More than 4,700 lorry drivers have now completed Crossrail’s mandatory safety course in an effort to reduce the numbers of cyclists hurt or killed on Britain’s roads.
The company has also imposed new contract requirements for HGVs delivering to its sites to be fitted with warning signs and cycle safety equipment, at an average cost of £1,250.
Crossrail requires all HGV drivers to undergo a one day intensive training course about road safety, while all lorries are inspected when arriving on site to ensure safety equipment has been installed.
“The haulage and construction industry has invested millions in new safety equipment to meet Crossrail’s safety requirements for HGVs,” said Crossrail chief executive Andrew Wolstenholme.
“The benefits are not just confined to London as the majority of HGVs delivering to Crossrail sites also deliver to locations in towns and cities across the UK. The impact of this initiative is clearly demonstrated by organisations in both the private and public sectors now adopting these important safety standards.”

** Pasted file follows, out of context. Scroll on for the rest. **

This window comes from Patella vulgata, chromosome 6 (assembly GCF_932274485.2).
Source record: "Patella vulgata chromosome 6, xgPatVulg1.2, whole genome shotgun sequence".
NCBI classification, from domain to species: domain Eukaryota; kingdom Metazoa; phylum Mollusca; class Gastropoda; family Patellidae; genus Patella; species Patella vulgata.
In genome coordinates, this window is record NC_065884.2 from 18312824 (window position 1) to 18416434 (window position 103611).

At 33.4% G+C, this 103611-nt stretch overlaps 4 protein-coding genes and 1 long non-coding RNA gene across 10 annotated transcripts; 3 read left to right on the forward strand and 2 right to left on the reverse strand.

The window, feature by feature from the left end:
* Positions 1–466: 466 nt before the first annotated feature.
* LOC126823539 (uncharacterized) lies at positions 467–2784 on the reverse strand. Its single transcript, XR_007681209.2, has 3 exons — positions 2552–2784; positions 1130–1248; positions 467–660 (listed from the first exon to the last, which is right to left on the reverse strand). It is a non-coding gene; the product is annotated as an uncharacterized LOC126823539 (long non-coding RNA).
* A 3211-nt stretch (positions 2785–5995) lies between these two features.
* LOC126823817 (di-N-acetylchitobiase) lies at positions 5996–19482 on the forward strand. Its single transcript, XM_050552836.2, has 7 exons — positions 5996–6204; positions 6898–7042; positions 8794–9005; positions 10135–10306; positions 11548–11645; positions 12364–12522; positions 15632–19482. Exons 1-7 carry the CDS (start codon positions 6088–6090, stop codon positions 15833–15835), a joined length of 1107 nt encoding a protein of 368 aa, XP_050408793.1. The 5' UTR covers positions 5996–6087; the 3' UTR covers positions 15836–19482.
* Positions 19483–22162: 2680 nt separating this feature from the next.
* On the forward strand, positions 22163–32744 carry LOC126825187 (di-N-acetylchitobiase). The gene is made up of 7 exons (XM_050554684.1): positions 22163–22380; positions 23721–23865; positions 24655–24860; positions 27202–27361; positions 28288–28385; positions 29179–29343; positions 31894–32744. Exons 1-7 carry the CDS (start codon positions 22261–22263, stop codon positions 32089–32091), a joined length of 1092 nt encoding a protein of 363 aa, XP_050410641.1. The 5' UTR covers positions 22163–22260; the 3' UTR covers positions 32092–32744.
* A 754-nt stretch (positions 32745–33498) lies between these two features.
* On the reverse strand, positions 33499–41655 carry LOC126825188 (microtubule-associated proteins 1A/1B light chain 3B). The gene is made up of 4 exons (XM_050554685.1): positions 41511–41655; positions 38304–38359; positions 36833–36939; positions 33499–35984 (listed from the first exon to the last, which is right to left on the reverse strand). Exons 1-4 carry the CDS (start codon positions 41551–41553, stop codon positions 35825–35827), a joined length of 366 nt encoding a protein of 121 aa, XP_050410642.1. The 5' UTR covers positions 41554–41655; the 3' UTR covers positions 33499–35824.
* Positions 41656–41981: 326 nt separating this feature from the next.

The measures include cameras and detection equipment, which warns the driver when a cyclist is in the near-side blind spot.
Under-run guards are fitted to tippers, skips and grab lorries to prevent cyclists from coming into contact with lorry wheels, while warnings alert cyclists and pedestrians of the risks they face by getting too close to HGVs.